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Slash disposal and site preparation in converting old-growth sugar pine-fir forests to regulated standsAuthor(s): Donald T. Gordon; Richard D. Cosens
Source: Res. Note 81. Berkeley, CA: U.S. Department of Agriculture, Forest Service, California Forest and Range Experiment Station. 7 p.
Publication Series: Forest Research Note
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DescriptionRecords of permanent sample plots and extensive observations by forest management research workers indicate that tree selection methods of cutting in sugar pine-fir types have not favored the establishment of sugar pine reproduction. Since sugar pine is a highly prized lumber producing species in the California region, special measures to preserve or increase its place in the stand were made part of an experimental logging project on the Stanislaus Experimental Forest in 1948 and 1949. This project was a combination field test and demonstration of unit area control, a silvicultural system for keeping the ground stocked with trees and producing at f'ull capacity. This paper describes the slash-disposal and site-preparation measures which are essential steps in establishing regeneration on chosen unit areas within the forest.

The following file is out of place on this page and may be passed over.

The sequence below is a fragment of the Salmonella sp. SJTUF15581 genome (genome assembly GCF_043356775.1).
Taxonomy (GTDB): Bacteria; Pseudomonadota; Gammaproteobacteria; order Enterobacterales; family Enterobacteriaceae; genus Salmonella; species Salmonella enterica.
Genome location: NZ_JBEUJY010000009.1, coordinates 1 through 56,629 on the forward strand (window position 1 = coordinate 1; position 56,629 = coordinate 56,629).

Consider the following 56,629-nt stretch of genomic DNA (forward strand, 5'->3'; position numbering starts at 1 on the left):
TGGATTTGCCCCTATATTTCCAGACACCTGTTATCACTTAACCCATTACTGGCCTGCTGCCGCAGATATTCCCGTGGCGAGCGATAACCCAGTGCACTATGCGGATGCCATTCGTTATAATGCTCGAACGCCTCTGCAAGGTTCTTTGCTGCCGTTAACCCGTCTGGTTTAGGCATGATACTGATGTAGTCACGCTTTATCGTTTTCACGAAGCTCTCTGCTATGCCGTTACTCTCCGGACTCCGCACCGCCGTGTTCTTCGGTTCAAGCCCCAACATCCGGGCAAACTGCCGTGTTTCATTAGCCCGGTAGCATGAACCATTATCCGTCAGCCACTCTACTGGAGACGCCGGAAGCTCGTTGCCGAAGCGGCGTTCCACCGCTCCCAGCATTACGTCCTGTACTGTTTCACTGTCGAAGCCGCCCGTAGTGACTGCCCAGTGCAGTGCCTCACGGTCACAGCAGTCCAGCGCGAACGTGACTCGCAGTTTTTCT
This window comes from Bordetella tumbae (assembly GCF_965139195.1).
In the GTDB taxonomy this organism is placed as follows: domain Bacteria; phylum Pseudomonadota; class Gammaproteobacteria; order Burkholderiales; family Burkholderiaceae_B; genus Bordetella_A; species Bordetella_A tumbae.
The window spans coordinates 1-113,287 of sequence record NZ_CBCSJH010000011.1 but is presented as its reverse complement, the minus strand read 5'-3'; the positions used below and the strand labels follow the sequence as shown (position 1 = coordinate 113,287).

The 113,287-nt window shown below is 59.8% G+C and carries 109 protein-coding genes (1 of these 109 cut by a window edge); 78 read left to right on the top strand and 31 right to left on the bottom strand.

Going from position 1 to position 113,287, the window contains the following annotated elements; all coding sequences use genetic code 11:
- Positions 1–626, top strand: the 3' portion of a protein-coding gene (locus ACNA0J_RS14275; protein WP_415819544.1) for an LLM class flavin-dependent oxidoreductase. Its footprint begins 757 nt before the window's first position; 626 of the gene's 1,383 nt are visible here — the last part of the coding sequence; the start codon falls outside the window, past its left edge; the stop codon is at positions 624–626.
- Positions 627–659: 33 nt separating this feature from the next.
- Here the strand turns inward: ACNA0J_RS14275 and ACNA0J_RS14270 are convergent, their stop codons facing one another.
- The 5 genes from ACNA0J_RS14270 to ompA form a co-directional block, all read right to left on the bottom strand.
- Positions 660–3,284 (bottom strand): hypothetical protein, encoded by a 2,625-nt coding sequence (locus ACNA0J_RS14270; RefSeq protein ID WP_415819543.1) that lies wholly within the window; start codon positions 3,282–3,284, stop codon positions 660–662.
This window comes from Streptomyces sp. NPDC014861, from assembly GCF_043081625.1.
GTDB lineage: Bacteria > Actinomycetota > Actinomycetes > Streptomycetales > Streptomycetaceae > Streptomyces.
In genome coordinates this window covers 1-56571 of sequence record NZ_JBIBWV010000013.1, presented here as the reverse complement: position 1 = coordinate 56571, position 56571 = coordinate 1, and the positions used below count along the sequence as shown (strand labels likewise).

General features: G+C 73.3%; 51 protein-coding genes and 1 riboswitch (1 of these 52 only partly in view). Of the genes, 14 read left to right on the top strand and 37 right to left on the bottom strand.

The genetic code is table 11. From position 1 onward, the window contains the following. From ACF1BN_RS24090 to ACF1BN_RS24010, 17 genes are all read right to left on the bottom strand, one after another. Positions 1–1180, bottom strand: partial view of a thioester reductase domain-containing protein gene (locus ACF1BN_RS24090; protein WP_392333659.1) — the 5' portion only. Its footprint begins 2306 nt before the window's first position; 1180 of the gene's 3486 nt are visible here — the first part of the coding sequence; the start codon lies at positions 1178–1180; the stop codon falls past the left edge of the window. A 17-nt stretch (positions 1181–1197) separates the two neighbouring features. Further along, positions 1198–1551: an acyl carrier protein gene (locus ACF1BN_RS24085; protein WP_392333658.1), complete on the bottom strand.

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CitationGordon, D.T.; Cosens, R.D. 1952. Slash disposal and site preparation in converting old-growth sugar pine-fir forests to regulated stands. Res. Note 81. Berkeley, CA: U.S. Department of Agriculture, Forest Service, California Forest and Range Experiment Station. 7 p.
- Eliminating blister rust cankers from sugar pine by pruning.
- Efficacy of early pruning to reduce the incidence of white pine blister rust on sugar pine (Pinus lambertiana)
- Site preparation as an aid to sugar pine regeneration
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